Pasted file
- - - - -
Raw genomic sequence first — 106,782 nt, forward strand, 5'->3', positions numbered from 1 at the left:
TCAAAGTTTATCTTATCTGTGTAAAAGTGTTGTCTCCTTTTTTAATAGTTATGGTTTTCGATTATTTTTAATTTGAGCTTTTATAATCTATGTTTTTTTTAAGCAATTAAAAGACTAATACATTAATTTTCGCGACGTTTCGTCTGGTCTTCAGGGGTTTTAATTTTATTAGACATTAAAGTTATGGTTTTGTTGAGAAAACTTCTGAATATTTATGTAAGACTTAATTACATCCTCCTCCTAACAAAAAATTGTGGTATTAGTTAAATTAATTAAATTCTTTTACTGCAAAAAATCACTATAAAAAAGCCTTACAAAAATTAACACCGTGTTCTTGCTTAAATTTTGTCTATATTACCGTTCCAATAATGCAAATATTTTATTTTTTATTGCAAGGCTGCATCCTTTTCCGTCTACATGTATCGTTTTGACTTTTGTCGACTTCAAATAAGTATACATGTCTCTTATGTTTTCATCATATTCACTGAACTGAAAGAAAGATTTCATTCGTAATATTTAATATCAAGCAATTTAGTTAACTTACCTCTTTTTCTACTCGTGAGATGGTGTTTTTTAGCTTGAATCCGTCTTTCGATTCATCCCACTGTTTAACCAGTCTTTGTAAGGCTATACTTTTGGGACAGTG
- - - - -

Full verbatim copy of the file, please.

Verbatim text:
Raw genomic sequence first — 106,782 nt, forward strand, 5'->3', positions numbered from 1 at the left:
TCAAAGTTTATCTTATCTGTGTAAAAGTGTTGTCTCCTTTTTTAATAGTTATGGTTTTCGATTATTTTTAATTTGAGCTTTTATAATCTATGTTTTTTTTAAGCAATTAAAAGACTAATACATTAATTTTCGCGACGTTTCGTCTGGTCTTCAGGGGTTTTAATTTTATTAGACATTAAAGTTATGGTTTTGTTGAGAAAACTTCTGAATATTTATGTAAGACTTAATTACATCCTCCTCCTAACAAAAAATTGTGGTATTAGTTAAATTAATTAAATTCTTTTACTGCAAAAAATCACTATAAAAAAGCCTTACAAAAATTAACACCGTGTTCTTGCTTAAATTTTGTCTATATTACCGTTCCAATAATGCAAATATTTTATTTTTTATTGCAAGGCTGCATCCTTTTCCGTCTACATGTATCGTTTTGACTTTTGTCGACTTCAAATAAGTATACATGTCTCTTATGTTTTCATCATATTCACTGAACTGAAAGAAAGATTTCATTCGTAATATTTAATATCAAGCAATTTAGTTAACTTACCTCTTTTTCTACTCGTGAGATGGTGTTTTTTAGCTTGAATCCGTCTTTCGATTCATCCCACTGTTTAACCAGTCTTTGTAAGGCTATACTTTTGGGACAGTG